Custom parts vs. standard parts-demystifying the debate

January 30, 2016 Procurement

The push for standards in today’s marketplace certainly does have its advantages. Using standard components makes it easier to manage inventories, and helps facilitate technical support and customer service. For example, if you have only one type of screw in your assembly, and a customer calls to say he is missing one, you’ll know what to send him without forcing him/her to guess what the TPI (thread per inch) is. It can also help streamline your parts vault, because let’s face it; nobody enjoys the task of controlling revisions.

These are just some of the reasons why large firms try to force “standardization” upon their designers and engineers. But the main reason is that industry standards tend to limit risk, since commodities are always available from multiple sources. It also mitigates the risk of product inconsistency, short product lifecycles and overall reliability since standard parts tend to have a proven track record among many different applications.

However, the quest to standardize components has some companies believing they’ve found a faster and easier way to design new products. While standard products are more readily available than customized solutions, they may not always be cheaper or the best solution for your particular application.

Deciding whether to go with a customized part or a standard off-the-shelf solution may seem easy enough, but there are many factors to consider before making that decision. And what you’ll probably discover along the way is that the difference between a standard and a customized part is not always as clear-cut as you may think.

We worked with a company recently who were using three different standard parts for their line of garbage compactors: one extrusion & two types of stripping. No one part could be used for all their products because one of the parts couldn’t withstand the required pressure and another had to be machined to fit the application properly.

We managed to consolidate their three parts into one customized extrusion and then showed them how to make their own custom gaskets that actually improved the water tightness of their product, while decreasing their inventory and streamlining their production process.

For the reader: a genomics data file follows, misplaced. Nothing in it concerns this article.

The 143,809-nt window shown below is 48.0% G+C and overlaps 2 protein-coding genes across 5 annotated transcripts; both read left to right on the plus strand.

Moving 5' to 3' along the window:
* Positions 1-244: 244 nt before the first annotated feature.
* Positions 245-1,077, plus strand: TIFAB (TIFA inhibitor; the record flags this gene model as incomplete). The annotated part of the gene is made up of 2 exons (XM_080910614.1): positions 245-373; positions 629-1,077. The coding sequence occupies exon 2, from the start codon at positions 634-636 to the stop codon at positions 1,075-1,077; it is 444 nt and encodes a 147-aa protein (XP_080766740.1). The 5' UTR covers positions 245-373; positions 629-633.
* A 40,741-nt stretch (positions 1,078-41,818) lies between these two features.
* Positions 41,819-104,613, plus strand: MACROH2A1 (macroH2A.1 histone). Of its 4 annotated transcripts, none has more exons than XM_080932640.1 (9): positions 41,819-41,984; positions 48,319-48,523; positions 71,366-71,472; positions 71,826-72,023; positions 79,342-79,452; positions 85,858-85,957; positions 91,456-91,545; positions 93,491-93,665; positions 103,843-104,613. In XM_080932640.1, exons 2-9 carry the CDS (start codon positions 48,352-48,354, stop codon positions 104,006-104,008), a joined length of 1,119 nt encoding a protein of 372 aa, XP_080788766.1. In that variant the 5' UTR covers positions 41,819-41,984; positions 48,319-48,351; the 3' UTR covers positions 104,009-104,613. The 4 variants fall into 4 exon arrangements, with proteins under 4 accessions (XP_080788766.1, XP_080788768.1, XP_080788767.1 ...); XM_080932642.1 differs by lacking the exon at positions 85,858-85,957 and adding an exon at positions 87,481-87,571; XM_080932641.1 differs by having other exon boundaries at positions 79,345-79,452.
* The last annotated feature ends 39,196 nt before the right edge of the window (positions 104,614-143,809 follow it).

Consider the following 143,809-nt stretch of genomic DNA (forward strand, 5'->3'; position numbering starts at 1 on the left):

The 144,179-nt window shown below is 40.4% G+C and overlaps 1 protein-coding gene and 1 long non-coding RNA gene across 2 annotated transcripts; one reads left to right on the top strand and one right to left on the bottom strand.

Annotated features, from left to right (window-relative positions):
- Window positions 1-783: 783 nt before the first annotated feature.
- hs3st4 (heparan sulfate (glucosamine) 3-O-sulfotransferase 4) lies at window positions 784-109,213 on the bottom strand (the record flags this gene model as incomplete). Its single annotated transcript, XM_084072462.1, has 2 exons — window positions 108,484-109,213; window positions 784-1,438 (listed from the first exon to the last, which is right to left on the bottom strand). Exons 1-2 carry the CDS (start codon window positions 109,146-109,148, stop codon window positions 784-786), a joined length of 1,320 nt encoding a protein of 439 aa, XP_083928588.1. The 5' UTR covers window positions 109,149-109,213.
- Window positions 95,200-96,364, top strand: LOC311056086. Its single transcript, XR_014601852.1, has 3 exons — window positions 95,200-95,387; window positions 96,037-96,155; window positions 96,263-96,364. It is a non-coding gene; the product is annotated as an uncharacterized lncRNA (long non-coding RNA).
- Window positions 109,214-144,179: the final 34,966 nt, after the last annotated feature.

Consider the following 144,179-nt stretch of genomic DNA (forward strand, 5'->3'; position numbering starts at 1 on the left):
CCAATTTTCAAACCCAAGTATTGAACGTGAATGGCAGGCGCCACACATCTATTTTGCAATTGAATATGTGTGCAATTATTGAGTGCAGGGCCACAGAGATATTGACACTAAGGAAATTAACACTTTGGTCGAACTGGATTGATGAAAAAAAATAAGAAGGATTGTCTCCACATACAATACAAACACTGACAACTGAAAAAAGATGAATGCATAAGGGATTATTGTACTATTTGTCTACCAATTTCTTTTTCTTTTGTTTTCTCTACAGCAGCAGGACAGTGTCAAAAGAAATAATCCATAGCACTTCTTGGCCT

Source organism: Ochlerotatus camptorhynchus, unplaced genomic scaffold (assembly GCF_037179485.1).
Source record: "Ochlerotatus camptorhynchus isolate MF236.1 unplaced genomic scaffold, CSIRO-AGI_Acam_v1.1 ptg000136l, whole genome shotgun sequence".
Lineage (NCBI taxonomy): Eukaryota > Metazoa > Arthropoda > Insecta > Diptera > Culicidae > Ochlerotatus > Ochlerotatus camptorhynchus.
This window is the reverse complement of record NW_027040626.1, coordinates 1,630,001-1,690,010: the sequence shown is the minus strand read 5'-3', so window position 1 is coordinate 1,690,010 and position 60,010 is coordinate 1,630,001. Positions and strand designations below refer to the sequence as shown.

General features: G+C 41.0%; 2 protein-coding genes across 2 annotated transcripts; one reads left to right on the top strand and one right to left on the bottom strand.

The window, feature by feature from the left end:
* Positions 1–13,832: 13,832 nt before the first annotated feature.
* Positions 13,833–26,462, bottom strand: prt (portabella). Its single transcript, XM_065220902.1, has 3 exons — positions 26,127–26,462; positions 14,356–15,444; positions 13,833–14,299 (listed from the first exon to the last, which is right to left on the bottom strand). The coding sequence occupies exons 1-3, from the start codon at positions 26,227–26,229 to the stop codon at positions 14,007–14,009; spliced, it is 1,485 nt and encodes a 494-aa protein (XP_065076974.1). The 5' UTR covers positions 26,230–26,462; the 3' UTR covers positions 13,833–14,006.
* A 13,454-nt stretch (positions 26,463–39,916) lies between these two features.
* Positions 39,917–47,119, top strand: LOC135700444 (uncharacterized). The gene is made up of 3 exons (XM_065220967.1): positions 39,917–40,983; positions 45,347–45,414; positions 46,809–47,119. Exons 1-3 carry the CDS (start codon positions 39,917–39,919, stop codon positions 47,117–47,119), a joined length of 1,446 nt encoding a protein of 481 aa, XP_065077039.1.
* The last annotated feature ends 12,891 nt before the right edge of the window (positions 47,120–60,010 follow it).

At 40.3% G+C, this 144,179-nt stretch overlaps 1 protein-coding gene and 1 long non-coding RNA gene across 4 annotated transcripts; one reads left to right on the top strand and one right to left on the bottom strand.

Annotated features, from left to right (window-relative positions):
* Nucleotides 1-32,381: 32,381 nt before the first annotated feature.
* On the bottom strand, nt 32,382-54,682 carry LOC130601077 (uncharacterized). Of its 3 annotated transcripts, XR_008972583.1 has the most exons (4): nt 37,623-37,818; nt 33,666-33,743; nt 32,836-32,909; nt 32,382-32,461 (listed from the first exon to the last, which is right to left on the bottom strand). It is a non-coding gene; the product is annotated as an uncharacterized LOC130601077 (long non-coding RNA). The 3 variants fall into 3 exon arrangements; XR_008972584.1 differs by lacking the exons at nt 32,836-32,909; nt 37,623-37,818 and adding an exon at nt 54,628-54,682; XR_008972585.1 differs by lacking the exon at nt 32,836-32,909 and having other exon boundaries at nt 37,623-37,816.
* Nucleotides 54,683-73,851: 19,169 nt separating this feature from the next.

The above example illustrates an important fact about standard parts – that they are all compromises. Standard parts are designed to handle a wide range of applications, with both technical and economic considerations in mind. But no single part can possibly handle all of the relevant applications.
For example, is one of the specifications you’re looking for a nice-to-have, or is it a critical aspect of the part? If the latter is true, you’ll have to forego the typical advantages of a standard part (e.g., proven track record and faster delivery) and go with a custom-built solution.


Custom parts don’t always have to be built from the ground up. It is often possible for your supplier to adapt a standard solution to meet your application’s specific needs. These are referred to as “semi-standard” parts. Many of today’s custom-built parts have some standardized features – a growing trend that may well offer you some time and cost benefits. It only makes sense to see if a standard solution can be adapted before opting for a fully customized alternative.

Ease of reconfigurability is another issue to consider when weighing your options. It’s important to know whether the standard part you’re choosing can be adapted to accommodate changes during production. Let’s say you are evaluating parts from two separate manufacturers (X and Y). Both can handle your application, but part X is cheaper. Part Y, on the other hand, is more easily adapted to handle changes in the part and/or changes in the final product. Which one should you choose?

Custom solutions are often best suited to providing enhanced features and functions that match exactly with the OEM’s equipment and application requirements – without compromise. The following considerations will assist you in the evaluation process when deciding between custom and “off-theshelf” standard parts.

Exact requirements for applications are precisely met at little or no added cost.Designed to satisfy a broad range of
applications and industries. Flexibility is
limited to only what is useful for the most
common applications.
Product life cycle
You determine its product life cycle and
obsolescence. In addition, you can ensure
compatibility and full functionality with past
and future equipment requirements.
Product life cycle may be short and is
dictated by the supplier. Product/control
migration is often difficult when a selected
device becomes obsolete.
Future sales
A custom part is yours, with your brand name
and part number. Replacement parts are
ordered from you – not from a third party.
Future orders ensure an ongoing relationship
and dialog with customers.
“Off-the-shelf” component suppliers may